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Radiofrequency Ablation

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New and innovative ways to combat cancer are being developed all the time. Radiofrequency ablation is a technique that allows doctors to systematically destroy liver tumors without the need for surgery.

How is the procedure carried out?

Various types of imaging equipment, such as a Computed Tomography (CT) Scanner, ultrasound, or Magnetic Resonance Imaging (MRI) machine may be used to locate the tumors. An electrode needle is then inserted into the tumor and electrical currents are passed through it. The process heats the tumor, which both kills it and closes off nearby blood vessels to reduce bleeding.

Against which kinds of cancer is radiofrequency ablation most effective?

Radiofrequency ablation is used mostly against hepatocellular carcinoma, a form of primary liver cancer. While uncommon, it can also be used against colon cancer that metastasizes and spreads up from the colon into the liver.

Risks and benefits?

In general, radiofrequency ablation has a fairly high success rate for getting rid of small tumors. Studies have shown that more than half of the tumors treated with this method do not recur and that 85 percent of small tumors can be completely eliminated. Unlike surgery, radiofrequency ablation is a minimally invasive procedure that does not require prolonged hospitalization. This means that the overall cost and recovery time tend to be comparatively low. It also involves less discomfort and fewer serious complications than other forms of cancer treatment.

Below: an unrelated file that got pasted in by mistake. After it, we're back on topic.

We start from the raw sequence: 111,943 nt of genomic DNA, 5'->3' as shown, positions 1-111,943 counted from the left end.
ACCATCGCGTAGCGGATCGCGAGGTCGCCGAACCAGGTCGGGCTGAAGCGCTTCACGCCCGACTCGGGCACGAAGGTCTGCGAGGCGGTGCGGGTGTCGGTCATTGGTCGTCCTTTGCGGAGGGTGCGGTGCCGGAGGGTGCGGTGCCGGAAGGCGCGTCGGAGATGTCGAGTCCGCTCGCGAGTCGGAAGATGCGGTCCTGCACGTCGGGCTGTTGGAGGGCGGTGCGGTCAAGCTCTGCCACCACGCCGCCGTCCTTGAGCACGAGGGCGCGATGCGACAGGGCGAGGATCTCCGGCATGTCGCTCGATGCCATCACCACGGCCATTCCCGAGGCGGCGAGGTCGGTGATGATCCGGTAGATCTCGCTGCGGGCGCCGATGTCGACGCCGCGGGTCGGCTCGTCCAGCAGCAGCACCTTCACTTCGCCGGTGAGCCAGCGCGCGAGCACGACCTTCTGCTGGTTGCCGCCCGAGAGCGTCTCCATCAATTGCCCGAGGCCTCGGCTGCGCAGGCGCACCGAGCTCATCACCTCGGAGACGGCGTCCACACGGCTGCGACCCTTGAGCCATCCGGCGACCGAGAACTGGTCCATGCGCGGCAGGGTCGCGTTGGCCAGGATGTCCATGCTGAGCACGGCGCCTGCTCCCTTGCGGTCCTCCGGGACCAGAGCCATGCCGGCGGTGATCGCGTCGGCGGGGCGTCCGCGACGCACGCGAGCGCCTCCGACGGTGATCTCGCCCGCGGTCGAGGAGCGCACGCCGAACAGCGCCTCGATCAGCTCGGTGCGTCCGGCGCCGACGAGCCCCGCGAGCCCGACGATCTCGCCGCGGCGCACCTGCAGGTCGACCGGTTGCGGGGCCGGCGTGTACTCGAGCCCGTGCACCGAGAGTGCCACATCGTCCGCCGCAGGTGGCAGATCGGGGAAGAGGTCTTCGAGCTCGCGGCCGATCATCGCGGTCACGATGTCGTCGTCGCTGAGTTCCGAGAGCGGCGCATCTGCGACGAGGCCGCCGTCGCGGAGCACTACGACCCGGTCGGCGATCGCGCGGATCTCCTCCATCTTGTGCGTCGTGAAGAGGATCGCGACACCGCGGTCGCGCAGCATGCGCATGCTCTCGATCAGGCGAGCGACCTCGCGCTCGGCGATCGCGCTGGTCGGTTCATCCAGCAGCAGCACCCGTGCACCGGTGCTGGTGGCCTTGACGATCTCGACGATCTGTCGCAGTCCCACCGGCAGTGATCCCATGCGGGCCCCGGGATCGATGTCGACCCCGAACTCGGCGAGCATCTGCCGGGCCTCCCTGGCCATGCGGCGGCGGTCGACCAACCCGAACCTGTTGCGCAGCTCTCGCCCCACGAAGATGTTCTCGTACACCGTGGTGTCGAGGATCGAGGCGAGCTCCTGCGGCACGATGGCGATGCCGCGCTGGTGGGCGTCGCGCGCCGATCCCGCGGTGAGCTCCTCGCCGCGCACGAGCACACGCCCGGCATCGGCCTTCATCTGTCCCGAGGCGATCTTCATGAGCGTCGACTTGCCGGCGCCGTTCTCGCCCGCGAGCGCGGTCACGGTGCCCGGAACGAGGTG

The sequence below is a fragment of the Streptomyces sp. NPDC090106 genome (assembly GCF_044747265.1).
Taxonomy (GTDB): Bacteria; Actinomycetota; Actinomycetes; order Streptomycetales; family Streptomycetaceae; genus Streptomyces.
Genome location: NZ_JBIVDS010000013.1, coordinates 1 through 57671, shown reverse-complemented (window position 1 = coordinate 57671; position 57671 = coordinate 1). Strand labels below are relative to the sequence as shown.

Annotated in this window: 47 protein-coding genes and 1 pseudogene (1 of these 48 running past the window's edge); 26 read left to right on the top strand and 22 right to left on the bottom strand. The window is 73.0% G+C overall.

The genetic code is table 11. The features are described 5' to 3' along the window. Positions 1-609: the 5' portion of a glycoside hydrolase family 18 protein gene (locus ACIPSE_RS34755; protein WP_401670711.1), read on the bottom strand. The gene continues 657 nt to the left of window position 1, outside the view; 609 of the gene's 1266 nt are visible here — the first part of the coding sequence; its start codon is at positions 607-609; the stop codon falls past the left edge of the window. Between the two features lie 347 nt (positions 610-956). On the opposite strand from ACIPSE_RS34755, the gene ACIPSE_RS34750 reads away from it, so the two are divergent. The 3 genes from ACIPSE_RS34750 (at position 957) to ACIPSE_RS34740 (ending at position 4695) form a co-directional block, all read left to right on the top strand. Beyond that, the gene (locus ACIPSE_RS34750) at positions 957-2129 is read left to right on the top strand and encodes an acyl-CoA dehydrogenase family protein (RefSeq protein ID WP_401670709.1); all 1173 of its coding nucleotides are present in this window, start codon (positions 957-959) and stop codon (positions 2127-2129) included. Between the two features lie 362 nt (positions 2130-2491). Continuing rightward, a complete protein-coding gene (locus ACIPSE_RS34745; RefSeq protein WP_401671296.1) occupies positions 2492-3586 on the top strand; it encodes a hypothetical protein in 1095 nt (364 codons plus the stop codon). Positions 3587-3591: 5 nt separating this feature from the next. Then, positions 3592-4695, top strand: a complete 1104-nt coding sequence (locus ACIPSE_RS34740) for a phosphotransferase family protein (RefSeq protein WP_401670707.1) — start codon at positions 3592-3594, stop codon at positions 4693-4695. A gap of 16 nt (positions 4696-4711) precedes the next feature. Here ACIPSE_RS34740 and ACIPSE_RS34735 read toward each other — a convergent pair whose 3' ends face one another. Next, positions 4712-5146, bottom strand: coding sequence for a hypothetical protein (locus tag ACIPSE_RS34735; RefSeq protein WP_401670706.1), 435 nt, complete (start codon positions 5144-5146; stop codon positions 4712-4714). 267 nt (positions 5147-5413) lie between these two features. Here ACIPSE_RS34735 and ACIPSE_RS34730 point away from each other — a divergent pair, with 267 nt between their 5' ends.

There is always a slight chance of infection in a procedure in which the skin is penetrated and radiofrequency ablation is no exception. One in four patients also may exhibit flu-like symptoms after the procedure. Following the procedure, in three to five percent of cases, the bile ducts, bowel loops, diaphragm, gallbladder or other organs near the liver may be damaged.

Is it for you?

If your tumors are difficult to reach surgically or if you have any medical conditions that could make surgery especially dangerous, radiofrequency ablation may be a viable alternative. If your liver tumors have not responded to chemotherapy, this might also be a good option to consider.

How to prepare for the procedure?

Be extremely honest with your doctor about any medications you may be taking when you schedule your procedure. This includes any over-the-counter drugs, herbal supplements, homeopathic remedies or Chinese Traditional Medicine. Make sure you mention any previous allergic reactions you have had to medications, even if they do not seem relevant for this particular procedure. It is also essential to let your doctor know if there is any chance that you might be pregnant.

 

References.

  1. Mayo Clinic: Tests and Procedures – Radiofrequency ablation for cancer. Available from http://www.mayoclinic.org/tests-procedures/radiofrequency-ablation/basics/definition/prc-20013951. Accessed on May 11, 2015.
  2. Radiologyinfo.org: Radiofrequency Ablation (RFA) of Liver Tumors. Available from http://www.radiologyinfo.org/en/info.cfm?pg=rfaliver. Accessed on May 11, 2015.


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